A Guide to Oral Problems That Require Tooth Extraction in Pets

Pet dental care is a vital element of caring for a pet, yet often neglected. Nonetheless, our pet’s teeth and mouths should be adequately healthy as well. Many pets are more dependent on their jaws and teeth than people are in many aspects. For instance, when dogs and cats can not use their arms, they may pick up and carry things with their teeth and play games. When it comes to oral issues, pets feel just as bad as we do; therefore, any problems that affect them can be painful and unpleasant.

What Causes Tooth Extraction in Pets?

There are several reasons to extract a dog or cat’s tooth. Some oral issues that lead to tooth extractions can be avoided or at least mitigated. The most common reasons for tooth extraction are severe periodontal disease, tooth fracture, endodontic illness, tooth resorption, and caries or cavities. 

The decision to remove a painful, unhealthy tooth is always better than keeping the tooth in the mouth untreated. If your pet already has serious dental problems, you can go to facilities like TLC Animal Clinic to help you diagnose your pet’s condition and provide you with the best treatment available.

Periodontal Disease

Periodontal disease is a common health problem in dogs and cats. It occurs when the immune system attacks plaque bacteria, causing periodontal tissue loss. Periodontitis begins in the gums. Inflammation of the soft tissue can cause infection of the surrounding bone. Periodontal disease increases the loss of tooth attachment. Loss of periodontal attachment can quickly result in tooth loss, requiring extraction.

Complicated Crown Fractures

Complicated crowns are tooth fractures that expose the blood vessels and nerves. Difficult crown fractures are painful, infectious, and dead or dying. Injuries to the mouth can lead to tooth fractures in our pets. It is common for our pets to have tooth fractures when they chew on hard objects like rocks, antlers, playthings or if they suffer an unexpected oral trauma. It’s not enough to keep an eye on teeth with fractures.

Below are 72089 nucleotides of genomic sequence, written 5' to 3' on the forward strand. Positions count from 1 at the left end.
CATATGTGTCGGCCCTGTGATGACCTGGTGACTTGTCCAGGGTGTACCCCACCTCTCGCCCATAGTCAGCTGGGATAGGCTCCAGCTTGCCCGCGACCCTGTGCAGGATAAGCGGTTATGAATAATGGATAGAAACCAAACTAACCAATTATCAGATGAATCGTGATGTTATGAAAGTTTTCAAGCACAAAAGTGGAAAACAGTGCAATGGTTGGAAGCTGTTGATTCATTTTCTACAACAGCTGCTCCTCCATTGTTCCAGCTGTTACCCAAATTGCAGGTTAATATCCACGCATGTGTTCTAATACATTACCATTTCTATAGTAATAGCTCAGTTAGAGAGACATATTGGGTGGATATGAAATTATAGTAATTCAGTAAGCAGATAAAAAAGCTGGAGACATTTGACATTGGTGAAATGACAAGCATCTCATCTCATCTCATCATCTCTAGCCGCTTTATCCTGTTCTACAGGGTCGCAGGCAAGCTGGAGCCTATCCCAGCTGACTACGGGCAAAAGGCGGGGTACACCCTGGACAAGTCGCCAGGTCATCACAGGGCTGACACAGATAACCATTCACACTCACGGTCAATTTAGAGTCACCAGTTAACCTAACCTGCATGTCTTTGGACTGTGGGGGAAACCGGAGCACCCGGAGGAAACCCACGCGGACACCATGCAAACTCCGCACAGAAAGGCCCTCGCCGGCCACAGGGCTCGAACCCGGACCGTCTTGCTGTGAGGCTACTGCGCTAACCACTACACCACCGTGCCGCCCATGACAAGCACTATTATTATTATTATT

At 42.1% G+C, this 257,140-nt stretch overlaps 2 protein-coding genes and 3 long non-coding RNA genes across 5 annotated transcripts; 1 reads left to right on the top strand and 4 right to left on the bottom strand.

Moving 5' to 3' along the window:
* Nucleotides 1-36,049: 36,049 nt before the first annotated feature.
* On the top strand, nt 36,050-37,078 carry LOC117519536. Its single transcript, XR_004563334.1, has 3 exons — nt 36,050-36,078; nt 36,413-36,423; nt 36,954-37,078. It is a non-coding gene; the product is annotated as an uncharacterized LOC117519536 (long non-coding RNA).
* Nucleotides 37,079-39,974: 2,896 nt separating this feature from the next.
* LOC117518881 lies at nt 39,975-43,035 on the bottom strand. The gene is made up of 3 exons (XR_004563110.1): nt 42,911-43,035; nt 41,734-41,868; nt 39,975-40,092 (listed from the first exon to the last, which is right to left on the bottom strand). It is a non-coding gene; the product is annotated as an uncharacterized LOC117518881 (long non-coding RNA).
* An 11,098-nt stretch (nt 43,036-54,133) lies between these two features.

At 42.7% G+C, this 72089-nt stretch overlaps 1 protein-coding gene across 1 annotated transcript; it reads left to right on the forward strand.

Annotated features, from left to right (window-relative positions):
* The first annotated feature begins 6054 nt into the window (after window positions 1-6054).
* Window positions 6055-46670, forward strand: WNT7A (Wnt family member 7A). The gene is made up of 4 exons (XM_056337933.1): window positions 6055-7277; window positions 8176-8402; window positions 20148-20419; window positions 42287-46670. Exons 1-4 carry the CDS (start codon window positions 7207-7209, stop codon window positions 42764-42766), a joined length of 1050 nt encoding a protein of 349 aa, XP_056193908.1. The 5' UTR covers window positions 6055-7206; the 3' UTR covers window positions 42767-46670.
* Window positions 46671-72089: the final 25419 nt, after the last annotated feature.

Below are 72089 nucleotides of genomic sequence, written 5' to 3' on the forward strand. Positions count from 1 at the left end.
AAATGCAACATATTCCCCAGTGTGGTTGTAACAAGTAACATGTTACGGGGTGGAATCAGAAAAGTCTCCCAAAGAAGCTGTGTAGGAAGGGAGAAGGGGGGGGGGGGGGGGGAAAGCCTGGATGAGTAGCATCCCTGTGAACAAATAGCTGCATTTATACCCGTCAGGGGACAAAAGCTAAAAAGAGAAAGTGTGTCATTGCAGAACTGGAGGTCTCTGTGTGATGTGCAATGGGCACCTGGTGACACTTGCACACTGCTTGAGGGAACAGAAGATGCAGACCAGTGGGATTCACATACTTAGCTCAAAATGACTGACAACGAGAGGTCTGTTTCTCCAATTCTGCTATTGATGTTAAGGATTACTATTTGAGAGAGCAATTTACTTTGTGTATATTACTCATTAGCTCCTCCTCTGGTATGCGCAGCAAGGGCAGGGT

They should always be treated with root canal treatment or surgical extraction as soon as possible. If you need assistance with your dog & cat surgery regarding complicated crown fractures, a veterinary dentist can suggest which surgical procedures are the most appropriate course of action.

Tooth or Root Resorption

Tooth resorption is a condition that can affect both dogs and cats. This illness leads to tooth structural loss, nerve exposure, as well as pain. Tooth resorption is a relatively common occurrence in cats, affecting around one-third of the feline population. Pets suffering from tooth resorption may exhibit subtle behavioral changes in their eating habits. Extraction is always the recommended therapy for tooth resorption with nerve exposure.


In dogs, cavities on the external side of molar teeth damage enamel and dentin, perhaps exposing nerves. Cavities form when bacteria break down highly refined carbs, releasing lactic and acetic acids that destroy enamel and dentin. Preventative oral fillings help cure cavities. Untreated cavities can damage the enamel and dentin of the tooth, exposing the pulp chamber.

Root canal treatment could be an option if the tooth is not severely damaged, although extraction is generally the only choice. You can check on this page the frequently asked questions about cavities in pets.


Oral illness is common in dogs and cats. Sometimes, it gets worse to the point of surgical extraction. As a pet owner, the objective is always to diagnose and treat painful dental diseases as early as possible, ideally before extraction is needed. To prevent surgical extractions, seek advice from your veterinarian or trustworthy veterinary dentist regularly to identify the most effective dental disease prevention methods.

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